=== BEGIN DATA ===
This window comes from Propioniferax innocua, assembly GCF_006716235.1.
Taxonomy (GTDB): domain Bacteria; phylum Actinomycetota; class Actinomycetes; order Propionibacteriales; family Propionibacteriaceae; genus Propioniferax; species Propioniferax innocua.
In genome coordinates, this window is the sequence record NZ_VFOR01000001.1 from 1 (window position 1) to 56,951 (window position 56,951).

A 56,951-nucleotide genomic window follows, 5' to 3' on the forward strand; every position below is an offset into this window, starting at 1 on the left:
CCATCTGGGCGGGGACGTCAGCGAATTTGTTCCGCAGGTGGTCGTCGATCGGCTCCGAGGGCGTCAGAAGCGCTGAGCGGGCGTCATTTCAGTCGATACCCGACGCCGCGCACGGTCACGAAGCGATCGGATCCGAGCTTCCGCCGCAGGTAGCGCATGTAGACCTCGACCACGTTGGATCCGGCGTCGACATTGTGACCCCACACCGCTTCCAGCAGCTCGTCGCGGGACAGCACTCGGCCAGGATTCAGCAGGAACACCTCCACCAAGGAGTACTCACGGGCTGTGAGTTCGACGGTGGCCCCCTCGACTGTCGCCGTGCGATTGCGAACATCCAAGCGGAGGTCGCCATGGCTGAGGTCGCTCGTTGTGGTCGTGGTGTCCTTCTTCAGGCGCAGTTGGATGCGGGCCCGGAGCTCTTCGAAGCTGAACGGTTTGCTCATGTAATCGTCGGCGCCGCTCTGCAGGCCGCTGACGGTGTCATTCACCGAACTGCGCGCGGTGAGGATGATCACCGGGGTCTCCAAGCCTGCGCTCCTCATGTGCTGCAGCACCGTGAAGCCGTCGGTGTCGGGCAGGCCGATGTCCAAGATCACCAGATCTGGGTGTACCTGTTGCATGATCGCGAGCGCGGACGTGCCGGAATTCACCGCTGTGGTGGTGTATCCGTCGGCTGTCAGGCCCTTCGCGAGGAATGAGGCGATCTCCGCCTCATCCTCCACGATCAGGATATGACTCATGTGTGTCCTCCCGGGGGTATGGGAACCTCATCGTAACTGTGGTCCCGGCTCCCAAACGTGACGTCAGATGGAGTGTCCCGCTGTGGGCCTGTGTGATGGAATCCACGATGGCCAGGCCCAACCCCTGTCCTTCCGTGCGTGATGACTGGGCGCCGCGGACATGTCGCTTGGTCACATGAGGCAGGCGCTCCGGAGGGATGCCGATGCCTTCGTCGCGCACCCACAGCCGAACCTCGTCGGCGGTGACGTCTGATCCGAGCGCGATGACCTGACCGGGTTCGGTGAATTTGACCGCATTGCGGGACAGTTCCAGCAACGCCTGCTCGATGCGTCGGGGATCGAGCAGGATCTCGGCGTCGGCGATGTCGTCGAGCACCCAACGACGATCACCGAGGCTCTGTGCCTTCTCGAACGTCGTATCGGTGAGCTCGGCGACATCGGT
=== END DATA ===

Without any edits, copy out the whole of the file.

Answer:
This window comes from Propioniferax innocua, assembly GCF_006716235.1.
Taxonomy (GTDB): domain Bacteria; phylum Actinomycetota; class Actinomycetes; order Propionibacteriales; family Propionibacteriaceae; genus Propioniferax; species Propioniferax innocua.
In genome coordinates, this window is the sequence record NZ_VFOR01000001.1 from 1 (window position 1) to 56,951 (window position 56,951).

A 56,951-nucleotide genomic window follows, 5' to 3' on the forward strand; every position below is an offset into this window, starting at 1 on the left:
CCATCTGGGCGGGGACGTCAGCGAATTTGTTCCGCAGGTGGTCGTCGATCGGCTCCGAGGGCGTCAGAAGCGCTGAGCGGGCGTCATTTCAGTCGATACCCGACGCCGCGCACGGTCACGAAGCGATCGGATCCGAGCTTCCGCCGCAGGTAGCGCATGTAGACCTCGACCACGTTGGATCCGGCGTCGACATTGTGACCCCACACCGCTTCCAGCAGCTCGTCGCGGGACAGCACTCGGCCAGGATTCAGCAGGAACACCTCCACCAAGGAGTACTCACGGGCTGTGAGTTCGACGGTGGCCCCCTCGACTGTCGCCGTGCGATTGCGAACATCCAAGCGGAGGTCGCCATGGCTGAGGTCGCTCGTTGTGGTCGTGGTGTCCTTCTTCAGGCGCAGTTGGATGCGGGCCCGGAGCTCTTCGAAGCTGAACGGTTTGCTCATGTAATCGTCGGCGCCGCTCTGCAGGCCGCTGACGGTGTCATTCACCGAACTGCGCGCGGTGAGGATGATCACCGGGGTCTCCAAGCCTGCGCTCCTCATGTGCTGCAGCACCGTGAAGCCGTCGGTGTCGGGCAGGCCGATGTCCAAGATCACCAGATCTGGGTGTACCTGTTGCATGATCGCGAGCGCGGACGTGCCGGAATTCACCGCTGTGGTGGTGTATCCGTCGGCTGTCAGGCCCTTCGCGAGGAATGAGGCGATCTCCGCCTCATCCTCCACGATCAGGATATGACTCATGTGTGTCCTCCCGGGGGTATGGGAACCTCATCGTAACTGTGGTCCCGGCTCCCAAACGTGACGTCAGATGGAGTGTCCCGCTGTGGGCCTGTGTGATGGAATCCACGATGGCCAGGCCCAACCCCTGTCCTTCCGTGCGTGATGACTGGGCGCCGCGGACATGTCGCTTGGTCACATGAGGCAGGCGCTCCGGAGGGATGCCGATGCCTTCGTCGCGCACCCACAGCCGAACCTCGTCGGCGGTGACGTCTGATCCGAGCGCGATGACCTGACCGGGTTCGGTGAATTTGACCGCATTGCGGGACAGTTCCAGCAACGCCTGCTCGATGCGTCGGGGATCGAGCAGGATCTCGGCGTCGGCGATGTCGTCGAGCACCCAACGACGATCACCGAGGCTCTGTGCCTTCTCGAACGTCGTATCGGTGAGCTCGGCGACATCGGT